■The song entitled simply as “Time” by Lionel Richie has very meaningful lyrics that seem to search for something more profound and deep about life. Richie sings about wasted time and time lost. The lyrics ask the listener to ponder what is truly important in their lives. “Time” came out on Lionel Richie’s 1998 album, also entitled “Time” (“Lionel Richie Lyrics”). Below is an example of lyrics from the song:

‘Cause time, time, time don't give a damn about tomorrow
Time don't really care about no yesterdays,
Time is only watching all the pain we bear
All of the joy we share
Do we care
Time to wonder

Take a look around at all the time we wasted
Take a look around and know that you're just passing through
When you find the truth that lies inside the darkness
Will it ever come to be that you'll find the key
That will set you free, that will set you free, that will set you free
It's only time
Time to wonder
It's time to wonder
Ooh yeah, it's time to wonder

What are you going to do with your life?
What are you going to do with the time that you're living in?

Time in Television Programs:

Each example gives a description of a television program and explains how the concept of time was incorporated into that show.

■The British television program called Dr. Who was a very long running and popular show. It actually ran from 1963 to 1993 (“What is Dr. Who?”). The show is about an unnamed man who usually just goes by “the doctor.” He is from the planet Gallifrey and he is one of many “Time Lords” that hail from that planet (“What is Dr. Who?”) He travels through time in a machine he calls TARDIS. TARDIS stands for Time And Relative Dimensions In Space, and the machine itself actually looks like a public calling box. The doctor uses his time traveling abilities to fight evil. His actions often change the lives of others and although this is technically against the rules of the Time Lords, he continues in his adventures.

■Another television show that deals often with time and time travel is Star Trek. Star Trek premiered in 1966. The show was cancelled after three seasons, but had gained so many fans—referred to as “trekkies”—that a new version of the show was brought back in 1987: Star Trek: The Next Generation (“Star Trek”). The show was also proving to be extremely profitable. The first series followed the crew of a ship called the U.S.S. Enterprise in its intergalactic adventures of the 23rd century. The second series followed the adventures of a new crew on a new version of the spaceship Enterprise (“Star Trek”). The second series ran over twice as many episodes as the first. Overall, both series had a great impact on popular culture of the seventies and eighties. Two more series followed. Star Trek: Deep Space Nine in 1993, and Star Trek: Voyager in 1995. Throughout all four series, the show dealt with such topics as time travel, travel through space through wormholes, and getting lost in space—many light years away from home.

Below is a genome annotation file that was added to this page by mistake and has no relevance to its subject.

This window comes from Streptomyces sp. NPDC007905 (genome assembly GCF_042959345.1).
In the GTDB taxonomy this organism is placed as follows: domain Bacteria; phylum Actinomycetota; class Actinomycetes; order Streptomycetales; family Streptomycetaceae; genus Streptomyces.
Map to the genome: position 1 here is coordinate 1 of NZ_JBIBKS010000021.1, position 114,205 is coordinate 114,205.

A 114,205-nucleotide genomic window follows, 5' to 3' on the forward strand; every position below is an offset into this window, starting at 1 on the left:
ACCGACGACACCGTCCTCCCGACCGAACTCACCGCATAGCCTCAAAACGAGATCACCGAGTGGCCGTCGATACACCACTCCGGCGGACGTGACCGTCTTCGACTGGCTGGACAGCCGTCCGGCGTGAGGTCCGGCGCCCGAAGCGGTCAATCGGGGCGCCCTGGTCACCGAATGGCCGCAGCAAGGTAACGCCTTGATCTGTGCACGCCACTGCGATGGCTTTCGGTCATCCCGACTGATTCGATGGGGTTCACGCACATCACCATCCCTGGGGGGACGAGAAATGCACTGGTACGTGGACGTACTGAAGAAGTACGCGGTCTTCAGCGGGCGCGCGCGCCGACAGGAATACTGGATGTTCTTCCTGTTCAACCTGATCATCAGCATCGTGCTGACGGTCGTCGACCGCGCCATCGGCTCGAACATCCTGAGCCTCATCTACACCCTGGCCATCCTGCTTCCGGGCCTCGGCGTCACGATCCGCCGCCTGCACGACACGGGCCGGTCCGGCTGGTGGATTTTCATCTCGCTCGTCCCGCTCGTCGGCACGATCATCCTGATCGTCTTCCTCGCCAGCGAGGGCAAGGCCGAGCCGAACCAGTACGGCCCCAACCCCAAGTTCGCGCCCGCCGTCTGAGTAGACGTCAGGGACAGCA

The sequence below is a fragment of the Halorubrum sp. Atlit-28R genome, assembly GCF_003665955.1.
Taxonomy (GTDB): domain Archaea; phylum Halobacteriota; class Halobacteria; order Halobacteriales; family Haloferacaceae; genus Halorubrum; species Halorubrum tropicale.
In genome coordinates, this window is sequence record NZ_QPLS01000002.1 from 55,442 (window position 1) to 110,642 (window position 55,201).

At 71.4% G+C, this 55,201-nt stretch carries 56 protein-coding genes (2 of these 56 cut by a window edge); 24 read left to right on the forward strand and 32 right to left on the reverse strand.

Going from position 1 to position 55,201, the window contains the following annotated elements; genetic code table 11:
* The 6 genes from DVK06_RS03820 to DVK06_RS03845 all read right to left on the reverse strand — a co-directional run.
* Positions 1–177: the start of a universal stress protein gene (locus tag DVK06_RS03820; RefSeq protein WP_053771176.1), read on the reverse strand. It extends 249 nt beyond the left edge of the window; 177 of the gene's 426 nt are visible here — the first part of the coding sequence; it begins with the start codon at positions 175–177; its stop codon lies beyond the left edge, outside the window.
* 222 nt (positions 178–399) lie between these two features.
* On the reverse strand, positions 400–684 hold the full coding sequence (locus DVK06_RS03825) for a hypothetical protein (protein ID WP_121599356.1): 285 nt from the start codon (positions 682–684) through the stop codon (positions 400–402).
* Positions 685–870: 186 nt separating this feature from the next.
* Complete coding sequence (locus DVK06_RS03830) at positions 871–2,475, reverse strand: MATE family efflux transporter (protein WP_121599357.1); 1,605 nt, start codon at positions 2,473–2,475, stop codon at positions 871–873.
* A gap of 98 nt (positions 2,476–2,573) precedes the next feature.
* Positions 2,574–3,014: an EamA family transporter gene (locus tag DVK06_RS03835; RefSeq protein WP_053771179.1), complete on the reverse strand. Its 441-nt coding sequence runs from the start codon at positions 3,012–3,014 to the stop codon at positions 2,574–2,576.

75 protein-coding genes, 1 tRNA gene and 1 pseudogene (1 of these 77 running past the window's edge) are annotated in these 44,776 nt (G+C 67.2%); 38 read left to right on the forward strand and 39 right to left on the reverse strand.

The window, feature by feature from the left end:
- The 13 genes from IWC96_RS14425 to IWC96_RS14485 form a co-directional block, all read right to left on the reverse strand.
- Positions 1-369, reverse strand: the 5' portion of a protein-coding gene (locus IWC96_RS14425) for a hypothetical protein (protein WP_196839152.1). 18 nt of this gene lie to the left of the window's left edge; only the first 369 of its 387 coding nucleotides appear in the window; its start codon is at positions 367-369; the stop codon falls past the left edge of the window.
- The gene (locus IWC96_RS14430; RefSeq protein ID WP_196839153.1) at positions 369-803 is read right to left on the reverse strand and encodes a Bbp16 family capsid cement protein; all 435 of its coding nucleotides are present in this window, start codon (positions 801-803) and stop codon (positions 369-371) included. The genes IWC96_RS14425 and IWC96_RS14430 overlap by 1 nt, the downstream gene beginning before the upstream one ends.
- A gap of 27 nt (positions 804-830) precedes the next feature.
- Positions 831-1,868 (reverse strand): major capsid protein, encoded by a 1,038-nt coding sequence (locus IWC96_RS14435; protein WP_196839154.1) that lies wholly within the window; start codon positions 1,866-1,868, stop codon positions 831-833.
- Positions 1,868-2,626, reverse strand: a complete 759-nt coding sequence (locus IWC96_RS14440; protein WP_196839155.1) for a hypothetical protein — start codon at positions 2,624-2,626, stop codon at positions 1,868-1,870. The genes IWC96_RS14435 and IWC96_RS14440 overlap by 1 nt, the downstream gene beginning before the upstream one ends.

■The Jetsons was a popular cartoon about a space-age family. The series debuted on September 23rd, 1962 (“The Jetsons”). The futuristic setting featured flying cars, transport tubes, robots, and sometimes time travel. The main characters of the show were George Jetson, his wife Jane, their daughter Judy, and their son Elroy. The family also had a dog named Astro and a robot named Rosie. The series only ran for one season but was later revived in the 1980’s. This allowed for better animation and a more sophisticated view of the 21st century (“The Jetsons”). However, The Jetsons was not as popular as the series which inspired it, The Flintstones—a cartoon about a stone age family.

■Another popular cartoon relating to time was Astro Boy. Astro Boy actually started our as a Japanese comic, and is considered by some to be the first example of Anime (“Astro’s History”). Astro boy first appeared in the comics of Osamu Tezuka in 1951. He continued to produce the comics for over 2 decades. Astro Boy was introduced to Fuji Television in the early 1960’s and ran until 1966 (“Astro’s History”). In 1982 Astro Boy went from black and white to color, and around this time the series was introduced as a color dubbed-over version to the United States. In the series, a Doctor who has lost his son decides to create a boy robot: Astro Boy (“Astro’s Story”). Astro Boy has many impressive powers such as lasers in his hands, rockets in his legs, and search lights in his eyes. Astro Boy related to time because his rocket boosters allowed him to travel around the globe in a short period of time. Could Astro Boy have traveled through time? The answer is unclear, as the concept of time travel was never mentioned as an important one to the show.